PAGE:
How to Manage Pests

UC Pest Management Guidelines


Leadcable Borer

Scientific name: Scobicia declivis

(Reviewed 7/15)

In this Guideline:

Description of the Pest

Leadcable borer is a cylindrical black beetle, 0.25 to 0.35 inch long, that emerges from round holes in trunks or cordons of damaged vines and from dead wood during spring and early summer. The head of the leadcable borer is mostly concealed from above by a hoodlike pronotum. Larvae are 0.35 inch long and cream colored with a small, dark head. The larvae are C-shaped and may be found feeding in tunnels on the vine. This beetle is not a common pest of grape, but has been observed in San Joaquin County and North Coast vineyards. It has also been reported to infest oak wine barrels and corks.


Adults bore into wood to prepare egg tunnels. Leadcable borer larvae feed in trunk or cordon wood for up to 9 months during development, creating frass-filled tunnels that can weaken vine structure. They can reinfest the wood from which they emerge. Distribution of infested vines is typically localized within vineyards.


The best method of control is good sanitation. Remove prunings and dead wood from the vineyard and destroy by burning or by thoroughly discing or flailing before adults emerge in spring. Remove dead or damaged wood from vines. Leadcable borer can become a chronic problem in infested vineyards and may take several years to control by cultural means. Leadcable borer adults may be controlled by insecticides applied for worms and other species when adult beetles are present. Chemical control is not effective against larvae inside the wood.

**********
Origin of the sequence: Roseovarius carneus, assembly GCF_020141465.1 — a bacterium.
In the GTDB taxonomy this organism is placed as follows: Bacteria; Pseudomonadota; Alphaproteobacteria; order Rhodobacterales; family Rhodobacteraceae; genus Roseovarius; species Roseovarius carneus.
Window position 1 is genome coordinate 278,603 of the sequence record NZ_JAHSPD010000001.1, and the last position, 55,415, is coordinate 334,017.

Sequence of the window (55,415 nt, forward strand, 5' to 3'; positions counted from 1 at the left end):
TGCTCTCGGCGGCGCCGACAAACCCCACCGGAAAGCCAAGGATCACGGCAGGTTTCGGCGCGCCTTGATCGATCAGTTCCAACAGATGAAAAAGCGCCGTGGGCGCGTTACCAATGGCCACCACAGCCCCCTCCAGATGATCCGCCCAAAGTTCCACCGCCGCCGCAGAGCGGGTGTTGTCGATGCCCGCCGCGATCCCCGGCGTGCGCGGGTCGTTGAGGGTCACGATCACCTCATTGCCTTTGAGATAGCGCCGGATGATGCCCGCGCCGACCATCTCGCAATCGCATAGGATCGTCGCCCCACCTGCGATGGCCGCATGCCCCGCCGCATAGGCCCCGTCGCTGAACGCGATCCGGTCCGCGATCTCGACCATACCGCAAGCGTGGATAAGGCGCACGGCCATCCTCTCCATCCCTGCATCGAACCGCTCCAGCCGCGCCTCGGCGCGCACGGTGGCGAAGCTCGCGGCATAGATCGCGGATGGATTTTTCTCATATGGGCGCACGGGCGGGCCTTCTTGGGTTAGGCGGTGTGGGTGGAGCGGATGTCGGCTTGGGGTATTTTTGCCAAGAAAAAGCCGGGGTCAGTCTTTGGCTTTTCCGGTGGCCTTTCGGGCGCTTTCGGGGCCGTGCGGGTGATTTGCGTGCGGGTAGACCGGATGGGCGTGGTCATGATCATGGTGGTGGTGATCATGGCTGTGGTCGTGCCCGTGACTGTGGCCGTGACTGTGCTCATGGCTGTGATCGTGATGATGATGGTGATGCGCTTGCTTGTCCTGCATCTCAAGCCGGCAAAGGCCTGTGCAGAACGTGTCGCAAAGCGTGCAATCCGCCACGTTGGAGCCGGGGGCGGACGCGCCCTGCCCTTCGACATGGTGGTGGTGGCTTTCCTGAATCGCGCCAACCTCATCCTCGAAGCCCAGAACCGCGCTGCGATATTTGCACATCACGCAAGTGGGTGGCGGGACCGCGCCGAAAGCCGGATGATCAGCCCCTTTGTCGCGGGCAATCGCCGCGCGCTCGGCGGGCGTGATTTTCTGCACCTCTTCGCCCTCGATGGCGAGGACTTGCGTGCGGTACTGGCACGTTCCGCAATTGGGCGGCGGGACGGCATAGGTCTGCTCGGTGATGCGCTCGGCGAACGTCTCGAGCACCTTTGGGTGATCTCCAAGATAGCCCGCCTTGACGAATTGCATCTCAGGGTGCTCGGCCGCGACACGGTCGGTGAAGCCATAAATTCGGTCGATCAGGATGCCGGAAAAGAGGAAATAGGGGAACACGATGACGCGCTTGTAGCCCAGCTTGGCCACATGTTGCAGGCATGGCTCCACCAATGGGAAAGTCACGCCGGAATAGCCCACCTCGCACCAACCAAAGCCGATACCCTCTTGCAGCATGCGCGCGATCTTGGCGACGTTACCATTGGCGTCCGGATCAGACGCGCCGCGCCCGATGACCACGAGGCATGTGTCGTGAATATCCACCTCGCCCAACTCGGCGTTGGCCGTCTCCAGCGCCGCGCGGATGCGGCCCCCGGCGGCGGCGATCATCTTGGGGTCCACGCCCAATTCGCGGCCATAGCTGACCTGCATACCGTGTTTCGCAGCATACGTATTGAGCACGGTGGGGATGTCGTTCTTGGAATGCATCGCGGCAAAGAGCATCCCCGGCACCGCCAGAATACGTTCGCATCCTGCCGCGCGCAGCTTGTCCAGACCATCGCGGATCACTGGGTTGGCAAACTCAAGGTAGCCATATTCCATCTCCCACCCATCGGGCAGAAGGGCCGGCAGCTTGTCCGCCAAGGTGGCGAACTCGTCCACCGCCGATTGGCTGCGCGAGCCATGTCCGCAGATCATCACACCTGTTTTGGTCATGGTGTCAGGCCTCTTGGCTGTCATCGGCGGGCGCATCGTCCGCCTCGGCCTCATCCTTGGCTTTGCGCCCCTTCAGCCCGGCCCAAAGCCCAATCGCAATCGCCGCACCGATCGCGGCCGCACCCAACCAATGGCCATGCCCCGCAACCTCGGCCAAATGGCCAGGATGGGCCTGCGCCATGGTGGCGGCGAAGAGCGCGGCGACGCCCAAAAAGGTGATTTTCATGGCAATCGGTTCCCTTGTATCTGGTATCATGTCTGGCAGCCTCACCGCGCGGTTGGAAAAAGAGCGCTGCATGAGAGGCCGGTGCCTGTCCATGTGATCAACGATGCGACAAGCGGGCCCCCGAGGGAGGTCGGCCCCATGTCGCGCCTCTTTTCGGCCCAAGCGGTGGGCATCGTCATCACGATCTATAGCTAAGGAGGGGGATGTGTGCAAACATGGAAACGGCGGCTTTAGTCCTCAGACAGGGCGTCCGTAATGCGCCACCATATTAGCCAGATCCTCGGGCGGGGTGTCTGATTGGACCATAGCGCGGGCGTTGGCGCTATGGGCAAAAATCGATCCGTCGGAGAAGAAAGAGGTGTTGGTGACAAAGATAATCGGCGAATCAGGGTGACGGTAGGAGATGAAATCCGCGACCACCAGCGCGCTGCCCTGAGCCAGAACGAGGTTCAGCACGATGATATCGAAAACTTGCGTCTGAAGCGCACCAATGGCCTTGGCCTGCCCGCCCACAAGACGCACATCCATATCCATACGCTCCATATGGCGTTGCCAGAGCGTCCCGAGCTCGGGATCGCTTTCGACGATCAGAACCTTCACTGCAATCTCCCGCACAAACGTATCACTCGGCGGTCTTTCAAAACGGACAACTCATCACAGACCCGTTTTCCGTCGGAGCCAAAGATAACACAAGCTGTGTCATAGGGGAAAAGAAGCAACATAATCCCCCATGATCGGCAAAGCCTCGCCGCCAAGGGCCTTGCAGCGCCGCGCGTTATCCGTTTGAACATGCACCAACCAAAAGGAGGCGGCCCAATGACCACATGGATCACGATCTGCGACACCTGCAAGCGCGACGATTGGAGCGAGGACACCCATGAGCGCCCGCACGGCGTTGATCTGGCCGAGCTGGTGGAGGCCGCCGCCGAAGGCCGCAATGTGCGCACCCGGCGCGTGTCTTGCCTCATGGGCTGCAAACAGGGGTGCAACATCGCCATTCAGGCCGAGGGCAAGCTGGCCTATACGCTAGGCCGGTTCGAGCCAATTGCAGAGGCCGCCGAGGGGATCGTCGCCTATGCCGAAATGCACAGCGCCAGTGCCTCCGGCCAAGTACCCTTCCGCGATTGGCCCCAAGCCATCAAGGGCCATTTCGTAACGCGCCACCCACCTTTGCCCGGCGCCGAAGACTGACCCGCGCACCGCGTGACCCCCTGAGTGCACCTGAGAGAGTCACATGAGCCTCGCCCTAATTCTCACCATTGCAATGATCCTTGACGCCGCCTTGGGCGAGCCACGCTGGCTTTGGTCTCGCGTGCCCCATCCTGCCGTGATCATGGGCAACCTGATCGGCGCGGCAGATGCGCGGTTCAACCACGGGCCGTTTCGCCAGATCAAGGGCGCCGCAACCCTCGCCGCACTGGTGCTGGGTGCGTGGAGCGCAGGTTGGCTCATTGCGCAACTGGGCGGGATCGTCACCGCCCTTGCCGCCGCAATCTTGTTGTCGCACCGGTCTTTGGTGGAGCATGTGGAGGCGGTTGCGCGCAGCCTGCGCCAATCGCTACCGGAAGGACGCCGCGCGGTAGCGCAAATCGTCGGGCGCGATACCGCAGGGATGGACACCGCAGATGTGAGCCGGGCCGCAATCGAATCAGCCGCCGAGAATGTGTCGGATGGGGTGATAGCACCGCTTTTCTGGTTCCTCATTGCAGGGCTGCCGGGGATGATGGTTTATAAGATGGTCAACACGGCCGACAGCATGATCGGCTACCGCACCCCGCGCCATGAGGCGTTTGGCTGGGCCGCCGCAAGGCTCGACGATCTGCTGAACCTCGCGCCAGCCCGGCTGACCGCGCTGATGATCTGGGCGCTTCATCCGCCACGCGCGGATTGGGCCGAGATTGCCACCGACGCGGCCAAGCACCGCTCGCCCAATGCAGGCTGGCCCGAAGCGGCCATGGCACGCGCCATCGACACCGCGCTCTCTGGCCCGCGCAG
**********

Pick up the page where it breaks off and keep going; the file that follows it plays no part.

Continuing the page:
[UC Peer Reviewed]

UC IPM Pest Management Guidelines: Grape
UC ANR Publication 3448

Insects and Mites

L. G. Varela, UC IPM Program and UC Cooperative Extension, Sonoma County
D. R. Haviland, UC IPM Program and UC Cooperative Extension, Kern County
W. J. Bentley, UC IPM Program, Kearney Agricultural Research Center, Parlier
F. G. Zalom, Entomology, UC Davis
L. J. Bettiga, UC Cooperative Extension, Monterey County
R. J. Smith, UC Cooperative Extension, Sonoma County
K. M. Daane, Kearney Agricultural Research Center, Parlier

Acknowledgment for contributions to Insects and Mites:
M. C. Battany, UC Cooperative Extension, San Luis Obispo County
J. Granett, Entomology, UC Davis
P. A. Phillips, UC IPM Program, Ventura County
A. H. Purcell, Environmental Science, Policy and Management, UC Berkeley

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